The robust infratemporal ramus is strongly arched laterally like that of Yinlong, Chaoyangsaurus and Psittacosaurus, whereas it is nearly straight or just slightly curved in basal neoceratopsians, such as Liaoceratops, Archaeoceratops and Auroraceratops [4, 5, 11] (Fig 4). It has a subtriangular cross section with a thin dorsal edge and thickened ventral edge (Figs 1 and 3). The surface of the ventral margin is textured and flattened in both the jugals. This is similar to the situation in Chaoyangsaurus (IGCAGS V371) and Psittacosaurus (e.g., IVPP V12617), but unlike Yinlong (e.g., IVPP V14530) and other basal neoceratopsians which have thin ventral edges on their jugal infratemporal rami. There is no trace of an epijugal or jugal horn, as in Yinlong and Chaoyangsaurus.[32].

The caudal end of the infratemporal ramus bifurcates into a caudomedial process and a caudodorsal process (Figs 1 and 3). The larger caudomedial process tapers and curves medially, reflecting the lateral arching of the entire ramus. The dorsal margin of its distal end is thin and fits into a deep sulcus on the lateral surface of the quadratojugal, as in Yinlong [14]. The smaller caudodorsal process extends nearly directly dorsally from the infratemporal ramus. It is transversely compressed, and triangular in lateral view (Figs 1 and 3); its rostral margin forms the caudoventral margin of the infratemporal fenestra. The caudodorsal process fits onto a facet on the lateral surface of the rostral quadratojugal, nearly eliminating the quadratojugal from the margin of the infratemporal fenestra. This differs from the jugal of Yinlong, where the caudodorsal process is relatively smaller and extends caudally along the inferior margin of the infratemporal fenestra, allowing the quadratojugal a larger contribution to the infratemporal fenestra margin [1]. In Psittacosaurus, the caudodorsal process is nearly as long as the caudomedial process, but as in Yinlong extends caudally and does not curve dorsally along the rear of the infratemporal fenestra (Fig 4C). In most neoceratopsians the caudodorsal process is lost (e.g., Liaoceratops) (Fig 4). A prominent node is present on the ventral surface of the left infratemporal ramus of Hualianceratops, but is absent from the right jugal (Figs 1 and 3); this feature may vary per individual.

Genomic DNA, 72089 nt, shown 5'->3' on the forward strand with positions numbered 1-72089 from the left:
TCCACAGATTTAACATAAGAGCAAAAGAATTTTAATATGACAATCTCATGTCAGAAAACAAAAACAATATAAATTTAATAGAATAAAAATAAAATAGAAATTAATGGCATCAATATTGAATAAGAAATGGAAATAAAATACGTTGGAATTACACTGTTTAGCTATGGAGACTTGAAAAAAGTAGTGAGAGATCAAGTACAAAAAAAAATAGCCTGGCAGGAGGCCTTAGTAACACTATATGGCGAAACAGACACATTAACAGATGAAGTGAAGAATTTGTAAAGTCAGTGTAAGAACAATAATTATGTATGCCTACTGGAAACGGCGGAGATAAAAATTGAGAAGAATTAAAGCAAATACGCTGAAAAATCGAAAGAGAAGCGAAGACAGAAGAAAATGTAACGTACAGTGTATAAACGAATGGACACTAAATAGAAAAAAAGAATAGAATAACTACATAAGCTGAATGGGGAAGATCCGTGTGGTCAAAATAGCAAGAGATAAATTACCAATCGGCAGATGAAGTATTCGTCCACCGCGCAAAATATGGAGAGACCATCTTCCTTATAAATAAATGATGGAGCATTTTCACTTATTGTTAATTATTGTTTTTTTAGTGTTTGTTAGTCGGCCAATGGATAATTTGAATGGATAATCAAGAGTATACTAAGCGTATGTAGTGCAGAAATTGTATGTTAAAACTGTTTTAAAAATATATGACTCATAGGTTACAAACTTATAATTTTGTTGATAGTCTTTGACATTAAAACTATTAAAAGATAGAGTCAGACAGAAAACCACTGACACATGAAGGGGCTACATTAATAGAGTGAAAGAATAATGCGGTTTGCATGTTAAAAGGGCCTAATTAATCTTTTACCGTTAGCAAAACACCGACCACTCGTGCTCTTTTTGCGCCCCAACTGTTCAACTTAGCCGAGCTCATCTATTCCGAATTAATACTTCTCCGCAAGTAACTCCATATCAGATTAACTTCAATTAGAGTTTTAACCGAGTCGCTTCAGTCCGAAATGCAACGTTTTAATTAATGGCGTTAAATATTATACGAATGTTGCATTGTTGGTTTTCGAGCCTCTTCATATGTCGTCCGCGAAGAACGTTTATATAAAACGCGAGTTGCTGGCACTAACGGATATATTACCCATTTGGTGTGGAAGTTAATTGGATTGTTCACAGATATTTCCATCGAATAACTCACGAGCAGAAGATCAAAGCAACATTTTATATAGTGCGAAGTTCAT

Quadratojugal

Both of the quadratojugals are partially preserved (Figs 3 and 5). The rostral part of the left quadratojugal is preserved and articulated with the jugal and quadrate (Fig 3). The caudoventral part of the right quadratojugal is also preserved and articulated with the quadrate (Fig 5). The preserved quadratojugal is mediolaterally compressed and is ornamented on its exposed lateral surface.